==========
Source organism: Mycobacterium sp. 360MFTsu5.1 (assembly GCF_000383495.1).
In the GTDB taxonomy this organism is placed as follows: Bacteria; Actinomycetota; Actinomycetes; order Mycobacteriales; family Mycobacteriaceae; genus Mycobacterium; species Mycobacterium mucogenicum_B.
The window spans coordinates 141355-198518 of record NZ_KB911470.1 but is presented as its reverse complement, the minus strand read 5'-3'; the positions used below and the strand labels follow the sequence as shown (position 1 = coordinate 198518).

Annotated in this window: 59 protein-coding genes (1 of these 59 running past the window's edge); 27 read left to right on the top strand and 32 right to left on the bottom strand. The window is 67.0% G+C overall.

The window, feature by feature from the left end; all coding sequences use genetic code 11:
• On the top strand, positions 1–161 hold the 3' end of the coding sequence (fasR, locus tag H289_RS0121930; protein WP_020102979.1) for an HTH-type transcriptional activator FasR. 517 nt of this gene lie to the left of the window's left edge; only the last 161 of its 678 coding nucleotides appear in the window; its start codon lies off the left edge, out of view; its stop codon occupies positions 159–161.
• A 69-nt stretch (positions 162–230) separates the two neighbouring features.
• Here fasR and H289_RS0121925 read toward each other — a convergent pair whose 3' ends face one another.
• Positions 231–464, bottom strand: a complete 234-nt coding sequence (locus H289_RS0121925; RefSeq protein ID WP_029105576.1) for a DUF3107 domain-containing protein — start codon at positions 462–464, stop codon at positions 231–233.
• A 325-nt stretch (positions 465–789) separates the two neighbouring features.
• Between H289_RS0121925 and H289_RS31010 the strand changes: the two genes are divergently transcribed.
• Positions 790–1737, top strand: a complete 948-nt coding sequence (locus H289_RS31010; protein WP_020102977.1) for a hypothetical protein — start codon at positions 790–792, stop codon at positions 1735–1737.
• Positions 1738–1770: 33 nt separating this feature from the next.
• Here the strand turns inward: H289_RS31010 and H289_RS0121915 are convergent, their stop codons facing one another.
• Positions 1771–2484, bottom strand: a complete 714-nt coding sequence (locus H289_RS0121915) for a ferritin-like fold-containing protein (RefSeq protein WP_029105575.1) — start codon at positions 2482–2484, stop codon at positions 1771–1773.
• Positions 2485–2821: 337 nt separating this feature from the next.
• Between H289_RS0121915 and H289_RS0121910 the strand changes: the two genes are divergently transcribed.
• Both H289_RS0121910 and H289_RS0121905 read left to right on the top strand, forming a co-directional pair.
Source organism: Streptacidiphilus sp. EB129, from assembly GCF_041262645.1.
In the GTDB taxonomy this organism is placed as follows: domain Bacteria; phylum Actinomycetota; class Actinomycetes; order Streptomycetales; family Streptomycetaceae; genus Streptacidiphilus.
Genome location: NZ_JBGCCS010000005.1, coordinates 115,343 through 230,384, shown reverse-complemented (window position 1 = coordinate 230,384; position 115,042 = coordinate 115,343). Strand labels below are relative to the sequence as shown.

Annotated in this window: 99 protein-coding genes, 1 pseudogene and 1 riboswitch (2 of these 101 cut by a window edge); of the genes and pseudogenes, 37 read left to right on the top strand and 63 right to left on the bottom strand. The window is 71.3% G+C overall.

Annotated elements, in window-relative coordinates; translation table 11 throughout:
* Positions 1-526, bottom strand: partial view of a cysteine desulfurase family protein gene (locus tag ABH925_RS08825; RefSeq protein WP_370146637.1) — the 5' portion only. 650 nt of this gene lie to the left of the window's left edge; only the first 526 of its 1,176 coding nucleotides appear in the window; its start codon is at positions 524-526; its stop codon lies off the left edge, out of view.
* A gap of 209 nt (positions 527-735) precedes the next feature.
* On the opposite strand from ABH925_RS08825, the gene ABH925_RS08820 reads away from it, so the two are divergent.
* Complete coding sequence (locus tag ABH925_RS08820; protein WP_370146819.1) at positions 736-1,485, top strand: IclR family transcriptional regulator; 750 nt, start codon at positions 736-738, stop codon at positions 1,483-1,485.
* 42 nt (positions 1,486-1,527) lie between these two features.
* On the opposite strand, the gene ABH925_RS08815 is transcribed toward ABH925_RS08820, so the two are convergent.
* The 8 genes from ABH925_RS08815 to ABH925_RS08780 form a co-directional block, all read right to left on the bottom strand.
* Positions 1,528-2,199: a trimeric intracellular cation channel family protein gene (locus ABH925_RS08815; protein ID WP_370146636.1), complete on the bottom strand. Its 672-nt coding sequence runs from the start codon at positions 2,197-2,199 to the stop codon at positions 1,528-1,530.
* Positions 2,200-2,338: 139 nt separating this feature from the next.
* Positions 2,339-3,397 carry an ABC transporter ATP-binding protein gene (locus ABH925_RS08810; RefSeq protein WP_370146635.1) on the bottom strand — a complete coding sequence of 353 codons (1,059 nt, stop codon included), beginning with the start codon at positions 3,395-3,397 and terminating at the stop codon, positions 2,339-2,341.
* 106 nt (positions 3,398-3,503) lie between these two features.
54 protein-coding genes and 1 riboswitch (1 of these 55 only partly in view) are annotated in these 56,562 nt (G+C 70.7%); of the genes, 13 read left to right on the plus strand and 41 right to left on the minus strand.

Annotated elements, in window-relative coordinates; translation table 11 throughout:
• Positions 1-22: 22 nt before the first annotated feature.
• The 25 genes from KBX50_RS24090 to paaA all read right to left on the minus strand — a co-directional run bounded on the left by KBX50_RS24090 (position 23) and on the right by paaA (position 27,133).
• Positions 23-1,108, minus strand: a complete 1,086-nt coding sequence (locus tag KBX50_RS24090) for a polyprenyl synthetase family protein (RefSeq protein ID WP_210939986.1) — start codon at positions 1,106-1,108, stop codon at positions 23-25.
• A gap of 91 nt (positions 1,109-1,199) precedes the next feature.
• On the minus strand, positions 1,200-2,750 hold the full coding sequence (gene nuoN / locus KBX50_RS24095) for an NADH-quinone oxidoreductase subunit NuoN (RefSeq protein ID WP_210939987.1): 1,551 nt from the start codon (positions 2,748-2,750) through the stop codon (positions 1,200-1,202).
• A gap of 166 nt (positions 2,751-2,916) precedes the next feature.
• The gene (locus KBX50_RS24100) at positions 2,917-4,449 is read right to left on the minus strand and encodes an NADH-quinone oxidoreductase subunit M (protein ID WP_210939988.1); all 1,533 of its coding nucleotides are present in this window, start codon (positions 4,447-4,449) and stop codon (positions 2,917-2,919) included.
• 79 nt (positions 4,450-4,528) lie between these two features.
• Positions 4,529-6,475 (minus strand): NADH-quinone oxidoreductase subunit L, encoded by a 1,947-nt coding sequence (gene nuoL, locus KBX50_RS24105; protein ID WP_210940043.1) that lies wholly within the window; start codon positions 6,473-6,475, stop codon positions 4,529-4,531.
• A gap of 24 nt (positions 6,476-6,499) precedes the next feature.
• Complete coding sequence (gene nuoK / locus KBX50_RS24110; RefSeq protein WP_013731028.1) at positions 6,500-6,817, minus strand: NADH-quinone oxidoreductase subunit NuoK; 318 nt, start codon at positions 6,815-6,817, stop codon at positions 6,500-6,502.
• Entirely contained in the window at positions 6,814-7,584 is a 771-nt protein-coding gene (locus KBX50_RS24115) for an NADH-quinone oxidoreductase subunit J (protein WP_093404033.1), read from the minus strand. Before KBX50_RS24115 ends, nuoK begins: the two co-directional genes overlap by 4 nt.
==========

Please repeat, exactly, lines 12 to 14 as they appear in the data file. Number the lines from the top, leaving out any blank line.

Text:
• Positions 790–1737, top strand: a complete 948-nt coding sequence (locus H289_RS31010; protein WP_020102977.1) for a hypothetical protein — start codon at positions 790–792, stop codon at positions 1735–1737.
• Positions 1738–1770: 33 nt separating this feature from the next.
• Here the strand turns inward: H289_RS31010 and H289_RS0121915 are convergent, their stop codons facing one another.